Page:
Right to Food

The recent report of the UN Special Rapporteur on the Right to Food reaffirms the crucial role of fisheries in food security

Environmentalism is a dominant theme in debates on fisheries policy, due to the looming crises caused by human impacts on resources and the environment. The report of the United Nations Special Rapporteur on the Right to Food, Olivier De Schutter, presented to the UN General Assembly on 2 November 2012, is, therefore, most welcome (see interview on page 20). In it, he reaffirms the crucial role of fisheries in contributing to food security, particularly for vulnerable populations and food-insecure regions. He examines how the most vulnerable sections can be supported in the progressive realization of the right to food, noting that a human-rights approach is critical for sustainable development in the fisheries sector.

The report is a useful guide on addressing the challenges facing the sector through policy responses grounded in obligations to respect, protect and fulfill the right to food. It recommends that States should respect existing access to adequate food, and abstain from taking measures that result in reducing such access. They should protect the right to food by ensuring that enterprises or individuals, like industrial fisheries and private developers, do not deprive more vulnerable groups of access to adequate food; and they should fulfill the right to food by acting proactively to strengthen people’s access to, and utilization of, resources and means of livelihoods.

Making a strong case for supporting small-scale fisheries, the report urges States to refrain from measures, including large-scale development projects, that may adversely affect the livelihoods of inland and marine small-scale fishers, and their territories or access rights, unless their free, prior and informed consent is obtained. It calls for involving fishing communities in the design, implementation and assessment of fisheries policies and interventions that affect them, and supports the establishment of co-management and community-based schemes.

The report proposes exclusive artisanal fishing zones and user rights for small-scale and subsistence fisheries, and suggests regulating the industrial fishing sector to protect the access rights of traditional fishing communities. Noting the safety-net function of small-scale fisheries, the report seeks to keep fisheries “relatively open and free, and argues against the introduction of transferable fishing quotas. It recommends human-rights impact assessments, involving fishing communities, before the conclusion of fishing-access agreements.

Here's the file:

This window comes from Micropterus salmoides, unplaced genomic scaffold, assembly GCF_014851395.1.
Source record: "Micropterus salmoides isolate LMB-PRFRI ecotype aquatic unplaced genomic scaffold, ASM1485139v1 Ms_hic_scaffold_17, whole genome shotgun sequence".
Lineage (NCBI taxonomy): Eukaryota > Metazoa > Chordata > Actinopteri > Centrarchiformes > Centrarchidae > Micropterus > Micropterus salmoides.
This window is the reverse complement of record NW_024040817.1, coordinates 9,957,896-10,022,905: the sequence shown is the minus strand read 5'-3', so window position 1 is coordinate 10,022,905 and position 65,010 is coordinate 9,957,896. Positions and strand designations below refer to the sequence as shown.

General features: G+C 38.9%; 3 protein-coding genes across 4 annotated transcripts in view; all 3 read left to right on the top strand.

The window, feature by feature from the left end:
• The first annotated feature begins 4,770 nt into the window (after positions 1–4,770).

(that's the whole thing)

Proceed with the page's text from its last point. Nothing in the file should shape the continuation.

Highlighting the need to strengthen international efforts to address overfishing, the report calls for abolishing subsidies for fuel or boatbuilding in the industrial fishing sector. It urges a review of all other subsidies to ensure that they contribute to the realization of the right to food, both domestically and in third countries/extrateritorially.

On aquaculture, the report strikes a cautionary note, drawing attention to the continued reliance on wild-caught fish, fishmeal and fish oil in some forms of aquaculture. It calls for support to sustainable aquaculture practices that benefit local communities and agroecological fish-farming practices, including rice-fish or rice-shrimp systems.

The report recommends “swift and wide ratification of the International Labour Organization (ILO) Work in Fishing Convention to improve working conditions on board fishing vessels as well as in the fish-processing industry, especially by improving safety, sanitation and hygiene standards, and enhancing social-security measures. Lastly, the report welcomes the “important initiative under the Food and Agriculture Organization of the United Nations (FAO) to develop international guidelines for sustainable small-scale fisheries as a complement to the FAO Code of Conduct for Responsible Fisheries. In this context, it seeks the active and meaningful participation of fishers’ organizations in the preparation of these guidelines, consistent with existing international human-rights norms and standards.

While calling for action to address the severe and growing pressure on global fisheries resources, the UN Special Rapporteur stresses that options pursued, even when technically sound, must be consistent with the right-to-food and human-rights obligations of States. Policymakers and civil society organizations would do well to heed these recommendations. It is critical that negotiators get it right in the upcoming intergovernmental technical consultations on the international guidelines for sustainable small-scale fisheries.